Presented in partnership with the Institute for Research on Poverty at the University of Wisconsin–Madison, award-winning New York Times journalist and author Andrea Elliott will appear virtually to discuss her book, Invisible Child: Poverty, Survival & Hope in an American City in conversation with Professor Darcey Merritt of the NYU Silver School of Social Work. Merritt is a faculty fellow for the McSilver Institute for Poverty Policy and Research and has extensive experience as a practitioner in the private and public child welfare systems, and as a researcher with interests including child maltreatment prevention; maltreatment type definitional issues; neighborhood structural impact on maltreatment; and the lived experiences of those served by public child welfare systems..
Invisible Child follows eight dramatic years in the life of a girl whose imagination is as soaring as the skyscrapers near her Brooklyn shelter. Dasani was named after the bottled water that signaled Brooklyn’s gentrification and the shared aspirations of a divided city. In this sweeping narrative, Elliott weaves the story of Dasani’s childhood with the history of her family, tracing the passage of their ancestors from slavery to the Great Migration north. As Dasani comes of age, the homeless crisis in New York City has exploded amid the deepening chasm between rich and poor.
Dasani must guide her siblings through a city riddled by hunger, violence, drug addiction, homelessness, and the monitoring of child protection services. Out on the street, Dasani becomes a fierce fighter to protect the ones she loves. When she finally escapes city life to enroll in a boarding school, she faces an impossible question: What if leaving poverty means abandoning your family, and yourself? By turns heartbreaking and inspiring, Invisible Child tells an astonishing story about the power of resilience, the importance of family, and the cost of inequality. Based on nearly a decade of reporting, Invisible Child illuminates some of the most critical issues in contemporary America through the life of one remarkable girl.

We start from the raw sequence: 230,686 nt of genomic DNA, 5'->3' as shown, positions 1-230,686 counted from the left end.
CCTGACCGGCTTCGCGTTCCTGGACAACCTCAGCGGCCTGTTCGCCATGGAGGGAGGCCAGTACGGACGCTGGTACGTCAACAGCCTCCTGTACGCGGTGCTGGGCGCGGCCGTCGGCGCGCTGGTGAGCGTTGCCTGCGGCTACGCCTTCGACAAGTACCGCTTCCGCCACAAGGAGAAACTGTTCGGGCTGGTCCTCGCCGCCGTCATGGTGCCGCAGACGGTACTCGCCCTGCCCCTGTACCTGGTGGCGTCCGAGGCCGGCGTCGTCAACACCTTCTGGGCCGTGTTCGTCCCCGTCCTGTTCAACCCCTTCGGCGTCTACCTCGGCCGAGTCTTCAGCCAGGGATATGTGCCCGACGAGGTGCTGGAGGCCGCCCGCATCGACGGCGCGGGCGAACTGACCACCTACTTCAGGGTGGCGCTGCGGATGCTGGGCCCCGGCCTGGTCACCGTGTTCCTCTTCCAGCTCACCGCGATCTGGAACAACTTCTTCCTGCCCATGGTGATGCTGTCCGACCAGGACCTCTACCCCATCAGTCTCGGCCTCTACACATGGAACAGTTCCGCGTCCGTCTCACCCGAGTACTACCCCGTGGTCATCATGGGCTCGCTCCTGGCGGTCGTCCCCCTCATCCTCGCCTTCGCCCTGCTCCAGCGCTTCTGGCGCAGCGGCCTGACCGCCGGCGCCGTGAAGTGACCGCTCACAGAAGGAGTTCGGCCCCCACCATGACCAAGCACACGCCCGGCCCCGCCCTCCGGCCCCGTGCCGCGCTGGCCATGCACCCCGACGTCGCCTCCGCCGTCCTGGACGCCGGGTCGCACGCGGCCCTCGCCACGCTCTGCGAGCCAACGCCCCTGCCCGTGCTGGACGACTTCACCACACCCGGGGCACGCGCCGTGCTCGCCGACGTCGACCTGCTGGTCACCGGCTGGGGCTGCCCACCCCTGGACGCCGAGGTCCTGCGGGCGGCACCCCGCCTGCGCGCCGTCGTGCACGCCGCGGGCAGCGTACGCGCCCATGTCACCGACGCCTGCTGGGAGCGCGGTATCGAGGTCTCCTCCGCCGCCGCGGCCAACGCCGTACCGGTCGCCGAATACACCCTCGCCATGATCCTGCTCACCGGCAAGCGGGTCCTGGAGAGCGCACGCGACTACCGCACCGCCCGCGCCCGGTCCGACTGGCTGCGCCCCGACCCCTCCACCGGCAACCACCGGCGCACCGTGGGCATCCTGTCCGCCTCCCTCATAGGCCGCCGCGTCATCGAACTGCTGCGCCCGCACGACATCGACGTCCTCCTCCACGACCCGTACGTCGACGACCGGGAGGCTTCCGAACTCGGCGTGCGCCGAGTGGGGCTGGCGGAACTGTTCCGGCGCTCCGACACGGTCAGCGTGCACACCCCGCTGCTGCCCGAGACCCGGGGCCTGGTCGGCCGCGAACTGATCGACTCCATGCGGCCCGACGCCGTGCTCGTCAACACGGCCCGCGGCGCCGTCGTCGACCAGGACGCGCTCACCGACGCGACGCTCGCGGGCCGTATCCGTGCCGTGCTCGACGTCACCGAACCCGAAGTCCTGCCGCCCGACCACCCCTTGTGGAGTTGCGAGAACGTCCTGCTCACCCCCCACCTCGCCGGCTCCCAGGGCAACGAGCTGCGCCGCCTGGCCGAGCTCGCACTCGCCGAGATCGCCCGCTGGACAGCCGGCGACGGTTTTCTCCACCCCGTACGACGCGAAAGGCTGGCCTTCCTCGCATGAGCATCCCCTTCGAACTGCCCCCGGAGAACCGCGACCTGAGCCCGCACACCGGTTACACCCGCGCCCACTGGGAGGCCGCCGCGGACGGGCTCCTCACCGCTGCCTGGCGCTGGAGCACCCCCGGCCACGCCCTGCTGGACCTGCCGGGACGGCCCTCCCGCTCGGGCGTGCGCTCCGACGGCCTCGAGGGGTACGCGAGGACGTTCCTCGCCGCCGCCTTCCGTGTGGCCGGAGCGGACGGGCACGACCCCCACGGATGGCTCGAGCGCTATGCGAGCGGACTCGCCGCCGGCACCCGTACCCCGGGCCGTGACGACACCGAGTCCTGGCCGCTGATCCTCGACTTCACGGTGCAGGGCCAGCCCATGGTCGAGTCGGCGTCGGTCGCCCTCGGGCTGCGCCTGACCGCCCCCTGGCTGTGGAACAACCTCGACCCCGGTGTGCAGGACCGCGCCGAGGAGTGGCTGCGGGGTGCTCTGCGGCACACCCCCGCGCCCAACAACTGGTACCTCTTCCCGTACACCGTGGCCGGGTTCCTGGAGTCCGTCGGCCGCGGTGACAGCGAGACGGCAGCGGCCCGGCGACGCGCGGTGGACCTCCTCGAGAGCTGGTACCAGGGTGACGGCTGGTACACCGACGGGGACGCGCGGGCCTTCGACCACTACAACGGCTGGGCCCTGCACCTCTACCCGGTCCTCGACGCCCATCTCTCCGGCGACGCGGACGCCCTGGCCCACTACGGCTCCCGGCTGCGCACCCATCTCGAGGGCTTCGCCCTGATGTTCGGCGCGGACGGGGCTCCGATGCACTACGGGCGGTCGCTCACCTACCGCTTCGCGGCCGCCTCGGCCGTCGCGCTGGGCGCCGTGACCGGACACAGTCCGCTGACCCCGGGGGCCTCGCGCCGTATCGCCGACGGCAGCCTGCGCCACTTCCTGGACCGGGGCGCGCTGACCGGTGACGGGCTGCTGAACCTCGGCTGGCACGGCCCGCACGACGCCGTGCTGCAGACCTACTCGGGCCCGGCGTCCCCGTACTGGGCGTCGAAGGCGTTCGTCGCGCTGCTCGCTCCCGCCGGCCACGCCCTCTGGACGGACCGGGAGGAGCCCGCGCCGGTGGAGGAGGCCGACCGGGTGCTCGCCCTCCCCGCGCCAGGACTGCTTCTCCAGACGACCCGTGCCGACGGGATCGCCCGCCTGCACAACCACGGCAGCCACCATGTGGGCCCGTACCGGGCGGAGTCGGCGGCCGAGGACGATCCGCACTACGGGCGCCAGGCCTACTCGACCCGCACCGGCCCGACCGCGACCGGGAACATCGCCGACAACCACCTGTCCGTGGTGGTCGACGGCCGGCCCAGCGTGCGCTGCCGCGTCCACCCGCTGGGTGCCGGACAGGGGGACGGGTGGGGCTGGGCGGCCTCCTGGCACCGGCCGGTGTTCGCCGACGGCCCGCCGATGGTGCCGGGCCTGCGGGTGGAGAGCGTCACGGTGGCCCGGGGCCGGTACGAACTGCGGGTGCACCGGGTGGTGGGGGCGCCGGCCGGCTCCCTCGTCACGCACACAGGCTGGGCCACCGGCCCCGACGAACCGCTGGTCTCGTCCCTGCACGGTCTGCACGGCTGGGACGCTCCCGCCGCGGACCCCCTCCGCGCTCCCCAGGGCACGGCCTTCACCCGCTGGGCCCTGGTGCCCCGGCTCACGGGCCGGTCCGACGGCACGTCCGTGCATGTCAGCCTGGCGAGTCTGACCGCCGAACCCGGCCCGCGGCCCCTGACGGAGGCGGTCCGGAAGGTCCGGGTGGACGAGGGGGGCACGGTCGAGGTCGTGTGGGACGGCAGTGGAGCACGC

Andrea is a Pulitzer-prize winning journalist and the author of Invisible Child, published by Random House. Since joining The New York Times in 2003, Elliott has specialized in long-form investigative journalism. Her reporting on the life of Dasani Coates, a homeless child, won a 2014 George Polk award, and her series, “An Imam in America,” was awarded the 2007 Pulitzer Prize for feature writing.
Elliott has received honorary doctorates from Occidental College and from Niagara University, which cited her “courage, perseverance, and a commitment to fairness for those without a public voice rarely demonstrated among writers today.” Her writing has been featured in the collections “Best Newspaper Writing” and “Islam for Journalists: A Primer on Covering Muslim American Communities in America.” Elliott came to The Times from The Miami Herald, where she covered crime, immigration and Latin American politics. Raised in Washington, D.C. by a Chilean immigrant mother and an American father, she attended Occidental College before earning a master’s degree from Columbia University’s Graduate School of Journalism in 1999.
Merritt is a faculty fellow for the NYU McSilver Institute for Poverty Policy and Research and has extensive experience as a practitioner in the private and public child welfare systems, and as a researcher with interests including child maltreatment prevention; maltreatment type definitional issues; neighborhood structural impact on maltreatment; and the lived experiences of those served by public child welfare systems.